• Dimetrodon, from Legacy Of Heroes, is a superhero/humanoid dinosaur wearing nothing but short pants.
  • The Bokoblins in The Legend of Zelda: Skyward Sword either wear clothes or go without, but they always have some form of underwear worn, which your companion comments on when you ask her for enemy info. There's also a Running Gag of all the Bokoblin species being obsessed with their undergarments.
  • The behemoths in Final Fantasy XIII and its sequels wear unusually well-made leather shorts, despite being beasts that show no sentience whatsoever. Likewise, the same monster type can be found wearing a loincloth in Final Fantasy XII.
  • The more human of the two werewolves in Shadow Wolf Mysteries 4: Under the Crimson Moon wears a tattered pair of trousers cut off at the knee.
  • Vampire spirits from the Imperivm saga, which are barely meat-covered decayed skeletons, wear loincloths. Given that they are actually corpses of fallen men, one has to question how is that a piece of cloth resisted decaying while the rest of their bodies did not. Interestingly, the image for the spirits summoned from Carthage shamans' bodies show them wearing tattered robes, though their final aspect is the same.
  • Lampshaded early in Planescape: Torment. While walking around the Mortuary, it's possible to talk to the worker skeletons there. One of the dialog options is "what's with the smock, anyway? It's not like you've got anything to be modest about." The Nameless One himself could also qualify, as he spends the entire game running around in nothing but a loincloth and boots despite having the opportunity and money to buy actual clothing for himself if he wanted to.

  • Combined with Defeat by Modesty in Exiern, when the protagonist inflicts Clothing Damage on a woman who is transforming into a dragon. It triggers her human social conditioning, and she flees after using her hands to protect her soon-to-be-irrelevant modesty.
  • In Goblins, some of the characters, particularly the monsters released from the dungeon in Brassmoon City, fit this trope.
  • Played with in the case of Naal'suul in Drowtales, who after being fully possessed by a demon is not at all humanoid below the waist but retains her appearance above it, and quickly grows out of the clothes she had on when possessed in both senses of the word and goes around topless. And yet despite this she retains enough of her original personality that she covers her chest in the presence of others.

    Western Animation 
  • The Gargoyles are certainly intelligent, but apparently don't feel the need to wear anything more than loincloths. It's specifically mentioned that Gargoyles don't share all their values with humans, and heavily implied that they cover up as much as they do so as not to creep their human friends out. At least, the ones from 10th century Scotland are like that, gargoyle tribes from other areas (and times) have varying levels of dress. Interestingly, the main cast's elderly member is significantly more dressed than the others. Out of universe, a potbellied, beige-skinned old man would look stranger in a loincloth than the others. In-universe, he could use an extra layer of leather for protection since he's not as agile as he used to be.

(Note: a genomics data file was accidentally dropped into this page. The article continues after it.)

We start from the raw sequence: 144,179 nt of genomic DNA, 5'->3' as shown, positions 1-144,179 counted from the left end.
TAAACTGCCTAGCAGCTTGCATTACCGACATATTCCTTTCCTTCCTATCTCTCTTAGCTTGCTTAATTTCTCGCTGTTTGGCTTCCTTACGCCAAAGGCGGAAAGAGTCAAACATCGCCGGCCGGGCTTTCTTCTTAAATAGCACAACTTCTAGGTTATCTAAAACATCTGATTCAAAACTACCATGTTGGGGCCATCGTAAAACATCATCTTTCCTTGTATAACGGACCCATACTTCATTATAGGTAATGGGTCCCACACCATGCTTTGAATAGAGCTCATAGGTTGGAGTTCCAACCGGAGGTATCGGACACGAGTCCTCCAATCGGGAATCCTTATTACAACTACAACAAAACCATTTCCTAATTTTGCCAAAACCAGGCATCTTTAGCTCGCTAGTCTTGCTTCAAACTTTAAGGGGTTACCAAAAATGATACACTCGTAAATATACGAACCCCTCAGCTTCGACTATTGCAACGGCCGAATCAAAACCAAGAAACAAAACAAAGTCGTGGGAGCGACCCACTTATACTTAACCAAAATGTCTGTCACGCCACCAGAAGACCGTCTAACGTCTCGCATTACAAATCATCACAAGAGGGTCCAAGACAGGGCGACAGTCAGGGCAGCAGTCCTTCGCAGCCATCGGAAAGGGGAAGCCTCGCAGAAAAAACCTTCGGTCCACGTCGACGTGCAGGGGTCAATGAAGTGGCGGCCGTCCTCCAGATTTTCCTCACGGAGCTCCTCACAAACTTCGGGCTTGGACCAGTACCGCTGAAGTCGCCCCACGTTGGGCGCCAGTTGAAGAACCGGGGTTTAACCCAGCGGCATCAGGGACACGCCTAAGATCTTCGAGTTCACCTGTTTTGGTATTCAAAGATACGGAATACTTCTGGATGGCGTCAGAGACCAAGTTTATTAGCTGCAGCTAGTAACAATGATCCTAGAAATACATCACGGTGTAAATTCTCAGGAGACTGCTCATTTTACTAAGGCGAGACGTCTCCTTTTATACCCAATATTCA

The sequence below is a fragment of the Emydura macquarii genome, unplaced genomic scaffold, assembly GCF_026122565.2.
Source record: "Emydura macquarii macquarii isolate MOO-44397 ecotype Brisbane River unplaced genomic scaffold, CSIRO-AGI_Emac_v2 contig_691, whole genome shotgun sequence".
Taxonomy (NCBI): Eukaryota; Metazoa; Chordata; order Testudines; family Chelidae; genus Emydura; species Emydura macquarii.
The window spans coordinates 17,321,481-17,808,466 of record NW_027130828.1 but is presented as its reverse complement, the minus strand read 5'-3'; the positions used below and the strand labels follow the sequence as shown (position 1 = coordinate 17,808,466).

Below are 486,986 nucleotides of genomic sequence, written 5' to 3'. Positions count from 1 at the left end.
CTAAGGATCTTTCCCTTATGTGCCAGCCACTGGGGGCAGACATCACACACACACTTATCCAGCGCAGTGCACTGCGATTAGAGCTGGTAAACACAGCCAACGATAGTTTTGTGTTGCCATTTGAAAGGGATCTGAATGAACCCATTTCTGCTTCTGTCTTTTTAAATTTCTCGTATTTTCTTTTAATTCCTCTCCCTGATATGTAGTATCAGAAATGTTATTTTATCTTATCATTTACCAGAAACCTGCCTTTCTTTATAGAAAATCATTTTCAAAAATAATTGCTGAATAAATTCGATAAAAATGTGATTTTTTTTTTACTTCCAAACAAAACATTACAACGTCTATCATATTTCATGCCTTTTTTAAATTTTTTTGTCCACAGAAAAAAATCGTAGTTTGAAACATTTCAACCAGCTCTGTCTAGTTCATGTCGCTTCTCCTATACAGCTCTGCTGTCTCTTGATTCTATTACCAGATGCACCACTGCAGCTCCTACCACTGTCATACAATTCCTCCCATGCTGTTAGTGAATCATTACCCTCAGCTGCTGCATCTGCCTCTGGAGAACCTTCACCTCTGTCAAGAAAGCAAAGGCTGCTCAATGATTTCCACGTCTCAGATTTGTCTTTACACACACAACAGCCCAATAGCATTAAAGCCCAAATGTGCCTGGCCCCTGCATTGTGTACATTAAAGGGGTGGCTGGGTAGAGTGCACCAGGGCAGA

• Ben 10:
    • Zig-Zagged: some aliens like Heatblast and Wildvine wore nothing more than the Omnitrix symbol, while others like Four Arms and Grey Matter wore a suit patterned like Ben's shirt. Some even had natural markings like Ben's shirt, such as Cannonbolt.
    • In the first two sequel series, this is averted entirely for all aliens except NRG (who's in a containment suit) and Four Arms (who wore a much-maligned briefs and chest belt combo).
    • And then in Ben 10: Omniverse, it's Zig Zagged yet again with aliens such as Diamondhead and Four Arms sporting uniforms based on 16-year-old Ben's shirt, and other less humanoid aliens such as Humongousaur and Shocksquatch sporting Thing-esque shorts while aliens like Heatblast and Bloxx go around with nothing on them. Meanwhile, Feedback, like Cannonbolt, is naturally colored like 11-year-old Ben's shirt.
    • In Alien Force, Ben unlocks Rath, an anthropomorphic tiger alien who wears no clothes, but nobody considers it weird for a tiger to not wear clothes so it never even gets a mention. Two entire series later, in Omniverse, Ben meets other aliens of Rath's species for the first time, and is rather shocked to find out they normally do wear clothes, meaning that any time he was transformed into Rath, he was by that species' standards, fighting bare-ass naked the whole time.
  • Futurama:
    • Strangely, Bender suddenly seems to feel the need to cover up in any situation where a human would, such as getting out of a bathtub, or sitting in a steam room. On at least one of these occasions, his towel has fallen... exposing nothing, lampshading just how ridiculous it is for him to be using one in the first place. Presumably it's for his own amusement.
      Amy: (noticing Bender's wearing super-tight swimming briefs) Uck.... They don't leave much to the imagination.
      Hermes: Actually, on a robot they kind of do.
    • Bender's antenna (on top of his head) is generally treated as if it were the robotic equivalent of genitals (Bender calls it "Little Bender", there are jokes made about its size, it's explicitly involved in robot reproduction in "Bots and Bees", etc.), but he rarely if ever covers it, instead tending to cover the portions of his body that a human male would when he wears anything at all.
  • The Wendigo in DuckTales (2017) wears a loincloth on his lower half. What's especially odd about this example is that when the Wendigo was the Ghost of Christmas Past the 'dressed' part of Half-Dressed Cartoon Animal was the top half, meaning he had no pants then.